- Your glutes/Side hips DO NOT fire (Glute maximus and Medius):The gluteus maximus and lateral hip muscles (gluteus medius and minimus) are essential in stabilizing and supporting the hips and lower back during movement. If these muscles don’t fire properly, it can lead to compensations and imbalances in the body that can cause a range of issues, including lower back pain.
When the glutes and lateral hip muscles are weak or underactive, other muscles may have to work harder to compensate for the lack of support. This can lead to overuse and strain in these compensating muscles, such as the lower back muscles, hamstrings, and quadriceps. Additionally, when the glutes and lateral hip muscles are not adequately engaged, it can cause the pelvis to tilt forward, which can also contribute to lower back pain.
In the case of a deadlift, glute activation plays a massive role in powering the weight up.
- You might be load intolerant: Your spine might not tolerate load now, so you should avoid heavy lifting until your back heals, including heavy deadlifts. We will test this below as well!
- Strength and muscle (mobility) imbalances: We will test many imbalances below, like external hip rotation and internal rotation. Let’s use the IR as an example:
Limited hip internal rotation can affect a deadlift in several ways. The hip joint is responsible for providing stability and mobility during the deadlift. The joint’s improper internal rotation can lead to compensations and poor movement patterns. One of the most common compensations seen with limited hip internal rotation is excessive lumbar flexion, or rounding of the lower back, during the lifting phase of the deadlift. This compensation occurs because the lifter cannot achieve proper hip extension due to restricted internal rotation. They compensate by flexing the lower back for the lack of hip extension. This compensation can increase stress on the lower back, potentially leading to injury over time.
Allow me to guide you through some tests and assessments that can help you identify what factors may be causing sensitivity in your back and suggest ways to address them.
TESTING YOUR PAIN
To test for flexion intolerance, grip under a chair with both hands and pull up to create resistance. Then, round your back (flexion) and check for any pain during this movement.
If there is pain, it is a positive test for flexion intolerance. You can read the linked blog to learn about exercises for this condition.
Do the same thing, but instead of rounding, ,arch your back (extension) this time. If pain occurs is a positive test. You can read THIS blog for solutions and exercises for an extension intolerant back!
Testing in Neutral position:
Grip under the chair again and brace your core while keeping your back straight, in a neutral position.
If this still hurts your back, take time off lifting heavy weights and complete recovery exercises.
2. Load intolerance
Lift a 2-4kg weight front of your chest with your arms extended. Has this hurt your back? If yes, we going to try the same, but this time brace your core to create stability. Did this get rid of the pain or it still hurt?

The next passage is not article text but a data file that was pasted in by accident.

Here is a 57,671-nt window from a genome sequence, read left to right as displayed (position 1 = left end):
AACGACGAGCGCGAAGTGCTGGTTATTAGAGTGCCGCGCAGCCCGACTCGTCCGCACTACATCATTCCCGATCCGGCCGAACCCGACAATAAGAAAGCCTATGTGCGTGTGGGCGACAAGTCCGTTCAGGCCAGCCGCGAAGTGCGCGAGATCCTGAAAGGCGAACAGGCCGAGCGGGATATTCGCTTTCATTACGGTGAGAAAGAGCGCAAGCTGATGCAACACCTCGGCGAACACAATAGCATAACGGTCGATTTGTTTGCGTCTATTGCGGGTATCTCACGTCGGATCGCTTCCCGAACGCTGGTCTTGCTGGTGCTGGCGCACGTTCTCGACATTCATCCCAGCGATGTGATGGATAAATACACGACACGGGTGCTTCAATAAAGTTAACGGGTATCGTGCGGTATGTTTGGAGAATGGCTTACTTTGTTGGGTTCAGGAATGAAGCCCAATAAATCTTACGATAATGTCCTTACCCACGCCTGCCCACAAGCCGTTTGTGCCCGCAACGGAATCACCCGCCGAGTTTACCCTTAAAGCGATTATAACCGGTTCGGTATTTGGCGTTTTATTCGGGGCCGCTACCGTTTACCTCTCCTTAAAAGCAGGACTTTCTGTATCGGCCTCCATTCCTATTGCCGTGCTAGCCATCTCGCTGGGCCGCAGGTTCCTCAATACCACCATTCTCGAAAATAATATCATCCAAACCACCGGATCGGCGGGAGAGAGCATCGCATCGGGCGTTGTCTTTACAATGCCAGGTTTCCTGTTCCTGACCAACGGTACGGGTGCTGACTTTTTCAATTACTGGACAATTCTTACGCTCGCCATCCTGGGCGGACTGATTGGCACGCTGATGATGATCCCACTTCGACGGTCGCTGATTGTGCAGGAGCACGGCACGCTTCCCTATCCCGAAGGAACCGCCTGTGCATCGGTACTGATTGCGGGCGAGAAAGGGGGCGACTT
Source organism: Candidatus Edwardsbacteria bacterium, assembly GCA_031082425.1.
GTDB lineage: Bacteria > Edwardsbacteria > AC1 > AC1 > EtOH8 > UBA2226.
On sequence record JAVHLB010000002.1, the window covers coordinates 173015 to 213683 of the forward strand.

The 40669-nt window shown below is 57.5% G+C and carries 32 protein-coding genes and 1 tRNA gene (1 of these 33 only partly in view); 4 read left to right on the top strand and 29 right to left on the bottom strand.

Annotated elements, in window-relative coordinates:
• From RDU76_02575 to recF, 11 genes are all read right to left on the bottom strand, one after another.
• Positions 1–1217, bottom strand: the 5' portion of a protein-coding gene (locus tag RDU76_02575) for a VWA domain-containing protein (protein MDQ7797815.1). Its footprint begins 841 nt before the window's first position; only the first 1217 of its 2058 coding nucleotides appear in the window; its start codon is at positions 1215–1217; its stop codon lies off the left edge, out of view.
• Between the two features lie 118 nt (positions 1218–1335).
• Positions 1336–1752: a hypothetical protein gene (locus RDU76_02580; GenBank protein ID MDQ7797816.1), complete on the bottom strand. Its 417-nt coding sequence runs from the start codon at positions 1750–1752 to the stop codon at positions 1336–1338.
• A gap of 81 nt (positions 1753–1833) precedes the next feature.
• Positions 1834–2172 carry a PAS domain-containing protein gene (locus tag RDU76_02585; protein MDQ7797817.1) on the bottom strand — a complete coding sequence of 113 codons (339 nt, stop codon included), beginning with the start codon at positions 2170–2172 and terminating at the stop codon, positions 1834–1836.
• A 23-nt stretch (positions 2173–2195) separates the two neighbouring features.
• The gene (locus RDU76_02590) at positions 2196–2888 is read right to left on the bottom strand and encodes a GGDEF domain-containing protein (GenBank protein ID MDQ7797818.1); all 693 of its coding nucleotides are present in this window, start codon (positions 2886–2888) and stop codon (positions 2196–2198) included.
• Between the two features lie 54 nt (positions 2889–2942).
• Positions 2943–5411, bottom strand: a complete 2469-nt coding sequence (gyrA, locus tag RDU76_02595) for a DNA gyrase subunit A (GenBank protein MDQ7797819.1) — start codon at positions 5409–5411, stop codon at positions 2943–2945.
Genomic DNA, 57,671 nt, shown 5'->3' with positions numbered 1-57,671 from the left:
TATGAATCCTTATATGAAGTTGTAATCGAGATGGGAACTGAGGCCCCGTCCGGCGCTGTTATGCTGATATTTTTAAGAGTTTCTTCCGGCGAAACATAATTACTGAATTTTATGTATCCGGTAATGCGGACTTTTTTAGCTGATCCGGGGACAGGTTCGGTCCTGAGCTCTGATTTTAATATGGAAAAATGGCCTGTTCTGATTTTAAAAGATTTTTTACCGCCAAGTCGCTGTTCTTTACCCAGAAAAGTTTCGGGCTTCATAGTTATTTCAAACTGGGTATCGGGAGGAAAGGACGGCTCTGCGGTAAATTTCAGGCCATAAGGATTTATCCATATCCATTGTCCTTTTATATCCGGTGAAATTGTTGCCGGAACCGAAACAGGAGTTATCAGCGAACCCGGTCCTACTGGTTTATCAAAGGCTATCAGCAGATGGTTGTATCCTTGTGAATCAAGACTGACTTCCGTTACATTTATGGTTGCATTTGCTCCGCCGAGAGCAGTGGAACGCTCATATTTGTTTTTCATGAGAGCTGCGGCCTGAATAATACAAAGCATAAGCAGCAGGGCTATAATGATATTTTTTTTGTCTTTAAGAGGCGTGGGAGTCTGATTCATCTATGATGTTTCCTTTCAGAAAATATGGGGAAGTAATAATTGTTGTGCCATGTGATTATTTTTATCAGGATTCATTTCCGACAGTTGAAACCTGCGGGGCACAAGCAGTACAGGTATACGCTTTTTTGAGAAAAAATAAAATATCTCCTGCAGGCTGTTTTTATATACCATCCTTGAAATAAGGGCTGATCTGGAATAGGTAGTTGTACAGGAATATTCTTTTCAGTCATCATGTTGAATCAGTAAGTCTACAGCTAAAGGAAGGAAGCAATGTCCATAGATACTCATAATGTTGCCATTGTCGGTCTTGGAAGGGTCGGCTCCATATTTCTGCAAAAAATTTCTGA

If It got rid of the pain, you are lack of sufficient core stability! Exercises like McGill Big 3 – side plank, reverse curl, bird dog, and any exercise like dead bug is a great option for you to gain core stability. You can also carry on lifting with lighter weights, while focusing on proper breathing and bracing!
If bracing did NOT get rid of your pain, you can still complete corrective exercises, but avoid lifting any heavy load until your spine heals!
3. Hip internal/external rotation test
To test your hip’s internal rotation, lie in a prone or seated position with your knees together. Allow your feet to drop out or push them out as far as your rotation allows. It’s best to have someone assist you and take a picture to check for any side-to-side differences.
If you had less rotation on one side and less than 45 degrees, it’s a positive reading for limited hip internal rotation
Clear internal rotation limitation with exercises like:
- Single leg deadlift airplane
- Banded Internal Rotation Mobilization
4. Fiber test
The word stands for:
If your external hip rotation is limited, it can lead to compensations and poor movement patterns during exercises like squats and lunges. It can also limit your hip strength and change your movements during landing and cutting tasks.
The FABER test is used to identify the presence of hip pathology by attempting to reproduce pain in the hip, lumbar spine or sacroiliac region. The test is a passive screening tool for musculoskeletal pathologies, such as hip, lumbar spine, or sacroiliac joint dysfunction, or an iliopsoas spasm.
for more info about Faber test and what it can be associated with CLICK here.
To test, lie on your back with your legs straight and place one foot just above the other side of the knee, as seen in the picture. Allow your knee/leg to fall outwards/to the side as far as possible without rotating on the hips to gain more range.
Measure the angle between your thigh and the ground. If there is a side-to-side difference, the test is positive!
Exercises to improve hip external rotation include:
- Kettlebell weight shift
- Band Distracted Pigeon Stretch
- Foam Roller Piriformis Release
- Lateral Band Walks
- Banded external rotation mobilization
5. Side lying Hip Abduction
To test the strength imbalance of your gluteus medius(side hip muscle) and assess pelvic stability, have someone provide resistance while performing leg abduction(side kicking).
Look for any differences in strength between sides and pain or weakness. You should be able to resist for at least 3-5 seconds. If you were unable to, the test is positive.
Complete exercises like:
- Side kicks
- Side Plank Clamshells
- The lateral mini-band walk
- Fire Hydrants
To check your glute max muscle activation, concentrate on feeling the exercise in your glutes rather than your lower back or hamstrings when performing a single-leg or double-leg bridge. If you feel one side is not firing or other muscles are firing, like the hamstring or lower back before the glutes, the test is positive1
Include exercises in your routine:
- Touch down squat (pistol squat) or single leg get up and sit down
- Single leg DL
- Skater Jumps
- Bulgarian split squats
- Single and double leg bridge with 10 sec top hold